Lead, kindly Light, amid th’encircling gloom, Lead thou me on; The night is dark, and I am far from home; Lead thou me on. Then, with my admonitions in their ears, they went down from the second- to the first-line trenches and so out to no-man’s-land. I wonder if the Unknown Soldier was in that dugout...I have an account to settle in this pulpit today between my soul and the Unknown Soldier.... He is not so utterly unknown as we sometimes think. Of one thing we can be certain: he was sound of mind and body. We made sure of that. All primitive gods who demanded bloody sacrifices on their altars insisted that the animals should be of the best, without mar or hurt. Turn to the Old Testament and you will find it written there: “Whether male or female, he shall offer it without blemish before the Lord.” The god of war still maintains the old demand. These men to be sacrificed upon his altars were sound and strong. Once there might have been guessing about that. Not now. Now we have medical science, which tests the prospective soldier’s body. Now we have psychiatry, which tests his mind. We used them both to make sure that these sacrifices for the god of war were without blemish. Of all insane and suicidal procedures, can you imagine anything madder than this, that all the nations should pick out their best, use their scientific skill to make certain that they are the best, and then in one mighty holocaust offer ten million of them on the battlefields of one war? I have an account to settle between my soul and the Unknown Soldier. I deceived him. I deceived myself first, unwittingly, and then I deceived him, assuring him that good consequence could come out of that. As a matter of hardheaded, biological fact, what good can come out of that? Mad civilization, you cannot sacrifice on bloody altars the best of your breed and expect anything to compensate for the loss. If I blame anybody about this matter, it is men like myself who ought to have known better. We went out to the army and explained to these valiant men what a resplendent future they were preparing for their children by their heroic sacrifice. 0 Unknown Soldier, however can I make that right with you? For sometimes I think I hear you asking me about it: Where is this great, new era that the war was to create? Where is it? They blew out my eyes in the Argonne. Is it because of that that now from Arlington I strain them vainly to see the great gains of the war? If I could see the prosperity, plenty, and peace of my children for which this mangled body was laid down! My friends, sometimes I do not want to believe in immortality. Sometimes I hope that the Unknown Soldier will never know. Many of you here knew these men better, you may think, than I knew them, and already you may be replacing my presentation of the case by another picture. Probably, you say, the Unknown Soldier enjoyed soldiering and had a thrilling time in France. The Great War, you say, was the most exciting episode of our time. Some of us found in it emotional release unknown before or since. We escaped from ourselves. We were carried out of ourselves. Multitudes were picked up from a dull routine, lifted out of the drudgery of common days with which they were infinitely bored, and plunged into an exciting adventure that they remember yet as the most thrilling episode of their careers. Indeed, you say, how could martial music be so stirring and martial poetry so exultant if there were not at the heart of war a lyric glory? Even in the churches you sing, Onward, Christian soldiers, Marching as to war. You, too, when you wish to express or arouse ardor and courage, use war’s symbolism. The Unknown Soldier, sound in mind and body — yes! The Unknown Soldier a conscript — probably! But be fair and add that the Unknown Soldier had a thrilling time in France.... Did you ever see them? Did you look, as I have looked, into the faces of young men who had been over the top, wounded, hospitalized, hardened up — four times, five times, six times? Never talk to a man who has seen that about the lyric glory of war. Where does all this talk about the glory of war come from, anyway? Charge, Chester, charge! On, Stanley, on!” Were the last words of Marmion. That is Sir Walter Scott. Did he ever see war? Never. And how can man die better Than facing fearful odds, For the ashes of his fathers, And the temples of his gods? That is Macaulay. Did he ever see war? He was never near one. Storm ‘d at with shot and shell, Boldly they rode and well, Into the jaws of Death, Into the mouth of Hell Rode the six hundred. That is Tennyson. Did he ever see war? I should say not. There is where the glory of war comes from. We have heard very little about it from the real soldiers of this last war. We have had from them the appalling opposite. They say what George Washington said: it is “a plague to mankind.” The glory of war comes from poets, preachers, orators, the writers of martial music, statesmen preparing flowery proclamations for the people, who dress up war for other men to fight. They do not go to the trenches. They do not go over the top again and again and again. Do you think that the Unknown Soldier would really believe in the lyric glory of war? I dare you; go down to Arlington National Cemetery and tell him that now. Nevertheless, some may say that while war is a grim and murderous business with no glory in it in the end, and while the Unknown Soldier doubtless knew that well, we have the right in our imagination to make him the symbol of whatever was the most idealistic and courageous in the men who went out to fight. Of course we have. Now, let us do that! On the body of a French sergeant killed in battle was found a letter to his parents in which he said, “You know how I made the sacrifice of my life before leaving.” So we think of our Unknown Soldier as an idealist, rising up in answer to a human call and making the sacrifice of his life before leaving. His country seemed to him like Christ himself, saying, “If any man will come after me, let him deny himself, and take up his cross daily, and follow me.” Far from appealing to his worst, the war brought out the best — his loyalty, his courage, his venturesomeness, his care for the downtrodden, his capacity for self-sacrifice. The noblest qualities of his young manhood were aroused. Yes indeed, did you suppose I never had met him? I talked with him many a time. When the words that I would speak about war are a blistering fury on my lips and the encouragement I gave to war is a deep self-condemnation in my heart, it is of that I think. For I watched war lay its hands on these strongest, loveliest things in men and use the noblest attributes of the human spirit for what ungodly deeds! Is there anything more infernal than this, to take the best that is in man and use it to do what war does? This is the ultimate description of war — it is the prostitution of the noblest powers of the human soul to the most dastardly deeds, the most abysmal cruelties of which our human nature is capable. That is war. Granted, then, that the Unknown Soldier should be to us a symbol of everything most idealistic in a valiant warrior, I beg of you, be realistic and follow through what war made the Unknown Soldier do with his idealism. Here is one eyewitness speaking: Last night, at an officers’ mess there was great laughter at the story of one of our men who had spent his last cartridge in defending an attack, “Hand me down your spade, Mike,” he said; and as six Germans came one by one round the end of a traverse, he split each man’s skull open with a deadly blow. The war made the Unknown Soldier do that with his idealism. “I can remember,” says one infantry officer, “a pair of hands (nationality unknown) which protruded from the soaked ashen soil like the roots of a tree turned upside down; one hand seemed to be pointing at the sky with an accusing gesture. . .. Floating on the surface of the flooded trench was the mask of a human face which had detached itself from the skull.” War harnessed the idealism of the Unknown Soldier to that. Do I not have an account to settle between my soul and him? They sent men like me into the camps to awaken his idealism, to touch those secret, holy springs within him so that with devotion, fidelity, loyalty, and self-sacrifice he might go out to war. 0 war, I hate you most of all for this, that you do lay your hands on the noblest elements in human character, with which we might make a heaven on earth, and you use them to make a hell on earth instead. You take even our science, the fruit of our dedicated intelligence, by means of which we might build here the City of God, and, using it, you fill the earth instead with new ways of slaughtering men. You take our loyalty, our unselfishness, with which we might make the earth beautiful, and, using these, our finest qualities, you make death fall from the sky and burst up from the sea and hurtle from unseen ambuscades sixty miles away; you blast fathers in the trenches with gas while you are starving their children at home by blockades; and you so bedevil the world that fifteen years after the Armistice we cannot be sure who won the war, so sunk in the same disaster are victors and vanquished alike. If war were fought simply with evil things, like hate, it would be bad enough, but when one sees the deeds of war done with the loveliest faculties of the human spirit, he looks into the very pit of hell. Suppose one thing more — that the Unknown Soldier was a Christian. Maybe he was not, but suppose he was, a Christian like Sergeant York, who at the beginning intended to take Jesus so seriously as to refuse to fight but afterward, otherwise persuaded, made a real soldier. For these Christians do make soldiers. Religion is a force. When religious faith supports war, when, as in the Crusades, the priests of Christ cry, “Deus Vult” — God wills it — and, confirming ordinary motives, the dynamic of Christian devotion is added, then an incalculable resource of confidence and power is released. No wonder the war department wanted the churches behind them! Suppose, then, that the Unknown Soldier was a Christian. I wonder what he thinks about war now. Practically all modern books about war emphasize the newness of it — new weapons, new horrors, new extensiveness. At times, however, it seems to me that still the worst things about war are the ancient elements. In the Bible we read terrible passages where the Hebrews thought they had a command from Jehovah to slaughter the Amalekites, “both man and woman, infant and suckling, ox and sheep, camel and ass.” Dreadful, we say — an ancient and appalling idea! Ancient? Appalling? Upon the contrary, that is war, and always will be. A military order, issued in our generation by an American general in the Philippines and publicly acknowledged by his counsel afterwards in a military court, commanded his soldiers to burn and kill, to exterminate all capable of bearing arms, and to make the island of Samar a howling wilderness. Moreover, his counsel acknowledged that he had given instructions to kill everyone over the age of ten. Far from launching into a denunciation of that American general, I am much more tempted to state his case for him. Why not? Cannot boys and girls of eleven fire a gun? Why not kill everything over ten? That is war, past, present and future. All that our modern fashions have done is to make the necessity of slaughtering children not the comparatively simple and harmless matter of shooting some of them in Samar, one by one, but the wholesale destruction of children, starving them by millions, impoverishing them, spoiling the chances of unborn generations of them, as in the Great War. My friends, I am not trying to make you sentimental about this. I want you to be hardhearted. We can have this monstrous thing or we can have Christ, but we cannot have both. 0 my country, stay out of war! Cooperate with the nations in every movement that has any hope for peace; enter the World Court, support the League of Nations, contend undiscourageably for disarmament, but set your face steadfastly and forever against being drawn into another war. 0 church of Christ, stay out of war! Withdraw from every alliance that maintains or encourages it. It was not a pacifist, it was Field-Marshal Earl Haig who said, “It is the business of the churches to make my business impossible.” And 0 my soul, stay out of war! At any rate, I will myself do the best I can to settle my account with the Unknown Soldier. I renounce war. I renounce war because of what it does to our own men. I have watched them come in gassed from the front-line trenches. I have seen the long, long hospital trains filled with their mutilated bodies. I have heard the cries of the crazed and the prayers of those who wanted to die and could not, and I remember the maimed and ruined men for whom the war is not yet over. I renounce war because of what it compels us to do to our enemies, bombing their mothers and villages, starving their children by blockades, laughing over our coffee cups about every damnable thing we have been able to do to them. I renounce war for its consequences, for the lies it lives on and propagates, for the undying hatreds it arouses, for the dictatorships it puts in the place of democracy, for the starvation that stalks after it. I renounce war and never again, directly or indirectly, will I sanction or support another! 0 Unknown Soldier, in penitent reparation I make you that pledge. November 12, 1933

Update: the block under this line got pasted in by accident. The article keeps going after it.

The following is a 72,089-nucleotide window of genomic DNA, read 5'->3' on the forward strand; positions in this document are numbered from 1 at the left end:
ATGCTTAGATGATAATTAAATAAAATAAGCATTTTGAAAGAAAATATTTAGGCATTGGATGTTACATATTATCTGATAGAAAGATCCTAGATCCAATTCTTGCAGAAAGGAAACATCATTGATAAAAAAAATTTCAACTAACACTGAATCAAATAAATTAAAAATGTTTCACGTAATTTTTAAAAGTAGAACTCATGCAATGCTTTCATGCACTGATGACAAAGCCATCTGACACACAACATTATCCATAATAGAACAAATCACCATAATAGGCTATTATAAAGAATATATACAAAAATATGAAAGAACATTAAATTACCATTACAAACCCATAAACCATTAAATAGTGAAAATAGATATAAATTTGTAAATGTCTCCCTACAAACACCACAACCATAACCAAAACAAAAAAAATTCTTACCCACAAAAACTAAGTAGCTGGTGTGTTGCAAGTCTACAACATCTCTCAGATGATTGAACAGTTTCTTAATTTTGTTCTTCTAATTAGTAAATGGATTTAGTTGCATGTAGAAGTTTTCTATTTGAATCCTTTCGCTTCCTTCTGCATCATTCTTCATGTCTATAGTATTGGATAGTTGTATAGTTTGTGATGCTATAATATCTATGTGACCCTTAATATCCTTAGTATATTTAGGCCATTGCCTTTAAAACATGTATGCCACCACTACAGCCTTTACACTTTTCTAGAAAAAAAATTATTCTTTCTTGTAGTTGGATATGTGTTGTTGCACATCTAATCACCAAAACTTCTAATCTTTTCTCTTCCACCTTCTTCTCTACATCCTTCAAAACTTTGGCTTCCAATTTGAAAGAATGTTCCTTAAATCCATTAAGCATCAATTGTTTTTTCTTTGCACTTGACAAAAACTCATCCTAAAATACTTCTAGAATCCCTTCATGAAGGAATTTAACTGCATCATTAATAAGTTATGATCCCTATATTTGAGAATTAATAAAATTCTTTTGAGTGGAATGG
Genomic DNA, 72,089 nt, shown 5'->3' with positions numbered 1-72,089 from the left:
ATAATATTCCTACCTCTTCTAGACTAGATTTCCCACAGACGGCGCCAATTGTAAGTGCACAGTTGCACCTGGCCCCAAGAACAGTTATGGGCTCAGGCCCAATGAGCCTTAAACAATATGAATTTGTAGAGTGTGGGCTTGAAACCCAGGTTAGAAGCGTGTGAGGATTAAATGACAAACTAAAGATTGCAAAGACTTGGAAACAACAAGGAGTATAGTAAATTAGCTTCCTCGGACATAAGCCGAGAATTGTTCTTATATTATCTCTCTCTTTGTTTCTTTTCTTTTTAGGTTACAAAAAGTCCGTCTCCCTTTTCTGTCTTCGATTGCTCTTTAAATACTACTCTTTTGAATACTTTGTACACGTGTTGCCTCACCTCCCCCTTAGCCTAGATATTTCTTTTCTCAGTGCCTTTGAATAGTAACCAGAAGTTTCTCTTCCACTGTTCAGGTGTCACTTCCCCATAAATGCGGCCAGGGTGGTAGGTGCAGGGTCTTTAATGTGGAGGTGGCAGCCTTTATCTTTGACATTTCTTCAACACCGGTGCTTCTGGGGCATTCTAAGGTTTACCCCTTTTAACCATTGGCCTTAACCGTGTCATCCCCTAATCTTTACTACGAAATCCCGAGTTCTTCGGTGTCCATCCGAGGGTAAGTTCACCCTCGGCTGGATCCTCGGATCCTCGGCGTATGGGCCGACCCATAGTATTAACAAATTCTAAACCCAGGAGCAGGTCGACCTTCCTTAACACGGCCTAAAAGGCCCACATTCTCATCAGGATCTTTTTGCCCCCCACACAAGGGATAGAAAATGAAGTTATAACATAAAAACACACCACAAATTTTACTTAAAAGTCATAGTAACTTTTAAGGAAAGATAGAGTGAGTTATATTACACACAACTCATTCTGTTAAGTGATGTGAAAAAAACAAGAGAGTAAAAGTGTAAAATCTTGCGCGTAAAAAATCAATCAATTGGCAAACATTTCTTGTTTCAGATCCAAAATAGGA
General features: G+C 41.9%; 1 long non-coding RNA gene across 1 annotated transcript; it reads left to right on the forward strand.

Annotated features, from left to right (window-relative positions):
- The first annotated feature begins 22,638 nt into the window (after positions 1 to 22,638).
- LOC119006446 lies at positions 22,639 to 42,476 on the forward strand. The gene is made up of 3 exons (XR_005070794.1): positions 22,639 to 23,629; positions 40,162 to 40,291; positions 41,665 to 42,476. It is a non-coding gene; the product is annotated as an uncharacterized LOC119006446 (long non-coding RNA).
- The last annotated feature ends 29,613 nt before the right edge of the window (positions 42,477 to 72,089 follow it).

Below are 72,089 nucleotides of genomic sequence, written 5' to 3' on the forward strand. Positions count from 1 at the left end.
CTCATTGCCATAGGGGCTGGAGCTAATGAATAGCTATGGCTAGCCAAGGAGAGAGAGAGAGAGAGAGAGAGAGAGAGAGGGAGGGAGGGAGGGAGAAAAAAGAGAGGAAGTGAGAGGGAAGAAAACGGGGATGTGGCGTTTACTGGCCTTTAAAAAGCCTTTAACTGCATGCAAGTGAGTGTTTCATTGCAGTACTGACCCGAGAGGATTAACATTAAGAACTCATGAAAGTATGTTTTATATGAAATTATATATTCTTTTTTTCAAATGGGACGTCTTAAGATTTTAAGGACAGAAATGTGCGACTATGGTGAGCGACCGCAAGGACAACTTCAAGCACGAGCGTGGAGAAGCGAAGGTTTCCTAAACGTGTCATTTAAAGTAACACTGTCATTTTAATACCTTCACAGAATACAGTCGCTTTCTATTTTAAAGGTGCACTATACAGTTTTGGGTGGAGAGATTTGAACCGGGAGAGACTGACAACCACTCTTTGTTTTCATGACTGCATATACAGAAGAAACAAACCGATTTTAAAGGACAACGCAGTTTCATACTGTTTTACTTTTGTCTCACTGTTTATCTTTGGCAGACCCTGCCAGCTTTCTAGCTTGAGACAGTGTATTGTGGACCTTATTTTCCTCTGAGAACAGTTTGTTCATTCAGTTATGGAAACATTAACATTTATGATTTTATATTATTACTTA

Yesterday in London an estimated 300,000 to 800,000 people engaged in an Armistice Day protest of the Israeli war on Gaza and Palestinians calling for a cease-fire as a beginning to support self-determination and freedom for Palestinians. If you can, watch videos of the march. The march said ”no” to Israeli Prime Minister Benjamin Netanyahu ‘s using the passage that Jehovah commanded the Hebrews to slaughter the Amalekites, “both man and woman, infant and suckling, ox and sheep, camel and ass.” The march affirms that people are awake. The number keeps growing, my hope keeps ascending and my soul is restored. Yes, the group was small that rang the church bell 11 times, on the 11th day of the 11th month, but oh, what a simple majestic expression of our commitment to study war no more.


Veterans Day


A hundred some years ago

on the 11th hour

of the 11th day

of the 11th month

a cease fire was called

on the war to end all wars.

A holiday of remembrance

of peace it should have been.

But thirty and some years later,

after another murderous war,

it became a day to honor

those who fought in any war

past, present, and to come.

War has not ceased;

we go on killing one another

and poppies red & gold

still bloom in field & hill;

bees & butterflies still visit them

but they, too, are in danger.